Charlotte Godley was not impressed with the coastal scenery around Waikanae. "Waikanae is the most desert-looking place that perhaps ever was seen except the Manawatu further on," she wrote. "It is a collection of hills of loose sand, through which a river winds into the sea, and about it are a few very small attempts at houses, nearly all thatched and covered with a kind of coarse grass, all about the same colour as the sand; then there is a large church, built by the Maoris for themselves, and the old pa which looks at first sight something like a garden (without the plants) and the palings of the fence are many of them painted of a dull red, and some are ornamented at the top with great carved figures in wood, as monstrous as any you can conceive. You must understand that the Maori huts are never built high enough to be visible over their paling. . . ."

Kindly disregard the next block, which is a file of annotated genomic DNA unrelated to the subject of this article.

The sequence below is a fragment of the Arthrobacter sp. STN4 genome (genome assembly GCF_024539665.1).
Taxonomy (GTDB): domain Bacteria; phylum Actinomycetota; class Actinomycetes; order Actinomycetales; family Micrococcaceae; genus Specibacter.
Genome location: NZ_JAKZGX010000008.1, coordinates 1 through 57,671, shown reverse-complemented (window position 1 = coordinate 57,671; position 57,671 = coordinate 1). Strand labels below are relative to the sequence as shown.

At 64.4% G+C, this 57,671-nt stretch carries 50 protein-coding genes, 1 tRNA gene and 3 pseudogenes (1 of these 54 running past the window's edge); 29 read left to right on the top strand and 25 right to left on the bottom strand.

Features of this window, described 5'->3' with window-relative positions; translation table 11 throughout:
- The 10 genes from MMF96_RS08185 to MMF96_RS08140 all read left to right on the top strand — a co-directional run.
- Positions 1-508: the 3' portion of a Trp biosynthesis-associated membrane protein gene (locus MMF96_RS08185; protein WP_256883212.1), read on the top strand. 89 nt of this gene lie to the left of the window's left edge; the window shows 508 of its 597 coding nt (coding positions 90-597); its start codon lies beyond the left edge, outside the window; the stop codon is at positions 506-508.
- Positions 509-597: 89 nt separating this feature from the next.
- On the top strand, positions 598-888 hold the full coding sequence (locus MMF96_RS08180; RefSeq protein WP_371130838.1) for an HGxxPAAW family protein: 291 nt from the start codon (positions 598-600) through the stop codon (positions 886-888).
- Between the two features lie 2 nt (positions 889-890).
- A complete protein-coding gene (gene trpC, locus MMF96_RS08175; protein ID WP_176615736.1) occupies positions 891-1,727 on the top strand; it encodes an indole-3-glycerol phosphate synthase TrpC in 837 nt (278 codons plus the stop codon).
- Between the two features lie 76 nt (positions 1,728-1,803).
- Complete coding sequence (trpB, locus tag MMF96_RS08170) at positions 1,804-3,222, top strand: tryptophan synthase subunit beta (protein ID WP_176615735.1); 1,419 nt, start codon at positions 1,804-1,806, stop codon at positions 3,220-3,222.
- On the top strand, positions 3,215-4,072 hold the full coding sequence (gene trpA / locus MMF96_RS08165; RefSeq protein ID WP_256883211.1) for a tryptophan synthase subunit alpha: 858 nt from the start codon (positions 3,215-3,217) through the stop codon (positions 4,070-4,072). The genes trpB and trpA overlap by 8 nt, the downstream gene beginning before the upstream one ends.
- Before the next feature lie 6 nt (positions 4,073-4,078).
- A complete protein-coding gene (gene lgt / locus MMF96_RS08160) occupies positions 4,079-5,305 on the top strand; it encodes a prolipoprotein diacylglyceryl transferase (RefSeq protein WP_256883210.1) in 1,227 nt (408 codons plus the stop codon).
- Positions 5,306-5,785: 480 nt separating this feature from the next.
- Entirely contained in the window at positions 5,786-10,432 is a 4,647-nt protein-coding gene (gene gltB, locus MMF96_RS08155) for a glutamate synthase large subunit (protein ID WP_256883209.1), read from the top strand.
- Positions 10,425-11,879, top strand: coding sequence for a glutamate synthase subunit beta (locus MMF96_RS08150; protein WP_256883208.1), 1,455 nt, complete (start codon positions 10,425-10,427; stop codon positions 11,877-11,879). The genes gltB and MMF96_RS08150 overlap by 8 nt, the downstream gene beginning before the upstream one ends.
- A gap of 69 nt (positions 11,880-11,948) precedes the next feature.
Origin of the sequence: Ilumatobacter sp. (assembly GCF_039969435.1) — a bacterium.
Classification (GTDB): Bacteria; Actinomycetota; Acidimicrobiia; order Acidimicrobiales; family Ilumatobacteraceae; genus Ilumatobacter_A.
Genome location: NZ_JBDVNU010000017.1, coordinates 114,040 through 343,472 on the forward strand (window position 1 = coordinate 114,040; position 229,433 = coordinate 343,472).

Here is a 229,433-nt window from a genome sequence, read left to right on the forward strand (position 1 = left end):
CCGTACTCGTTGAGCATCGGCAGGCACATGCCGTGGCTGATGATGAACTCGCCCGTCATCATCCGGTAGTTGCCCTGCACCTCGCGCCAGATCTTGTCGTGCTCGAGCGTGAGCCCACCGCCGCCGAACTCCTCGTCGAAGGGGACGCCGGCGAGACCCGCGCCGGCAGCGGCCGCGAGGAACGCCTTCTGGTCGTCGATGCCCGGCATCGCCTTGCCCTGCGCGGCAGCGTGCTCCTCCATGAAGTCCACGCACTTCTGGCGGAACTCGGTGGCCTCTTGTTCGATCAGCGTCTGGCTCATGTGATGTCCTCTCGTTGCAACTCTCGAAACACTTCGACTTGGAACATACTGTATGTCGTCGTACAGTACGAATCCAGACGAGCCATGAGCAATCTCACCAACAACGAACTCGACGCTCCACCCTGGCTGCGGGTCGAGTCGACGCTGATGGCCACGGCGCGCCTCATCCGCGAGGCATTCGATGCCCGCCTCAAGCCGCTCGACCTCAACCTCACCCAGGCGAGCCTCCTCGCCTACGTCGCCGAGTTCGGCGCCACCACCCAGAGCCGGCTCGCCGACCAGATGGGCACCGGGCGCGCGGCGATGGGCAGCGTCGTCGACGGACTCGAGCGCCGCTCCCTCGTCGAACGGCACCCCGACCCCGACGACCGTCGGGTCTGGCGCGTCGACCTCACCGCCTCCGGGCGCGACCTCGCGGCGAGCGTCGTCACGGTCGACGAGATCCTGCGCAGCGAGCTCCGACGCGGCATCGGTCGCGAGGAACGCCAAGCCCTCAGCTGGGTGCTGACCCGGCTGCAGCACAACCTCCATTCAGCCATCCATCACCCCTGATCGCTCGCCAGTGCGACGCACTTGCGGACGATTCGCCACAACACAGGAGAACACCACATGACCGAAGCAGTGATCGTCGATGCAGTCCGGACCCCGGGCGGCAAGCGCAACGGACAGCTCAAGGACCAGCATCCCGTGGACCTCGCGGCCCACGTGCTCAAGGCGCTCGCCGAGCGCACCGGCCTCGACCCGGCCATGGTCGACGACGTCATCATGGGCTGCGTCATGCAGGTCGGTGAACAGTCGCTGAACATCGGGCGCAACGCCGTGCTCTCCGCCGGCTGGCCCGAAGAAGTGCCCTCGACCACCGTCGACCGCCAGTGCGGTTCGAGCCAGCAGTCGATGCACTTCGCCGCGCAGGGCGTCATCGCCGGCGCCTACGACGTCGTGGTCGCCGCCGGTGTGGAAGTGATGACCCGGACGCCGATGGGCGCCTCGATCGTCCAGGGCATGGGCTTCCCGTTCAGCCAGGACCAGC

Having dined at Waikanae they continued their journey, the horse even slower than before and a cold wind blowing. "It was a wild scene indeed, on that misty afternoon, threading our way along the unending line of beach. We could see the tops of the blue hills, through clouds running parallel, a few miles inland, over the low sand-hills that began immediately after high-water mark; with here and there stunted-looking vegetation like hay growing, and this, mile after mile, till evening came on, without a single land-mark, except the little streams, which were none of them above the horse's knees, (except the Waikanae river, but as the tide was low we managed to ford that too). At last to our great joy we saw our dear Mr. Hadfield coming down to meet us. . . .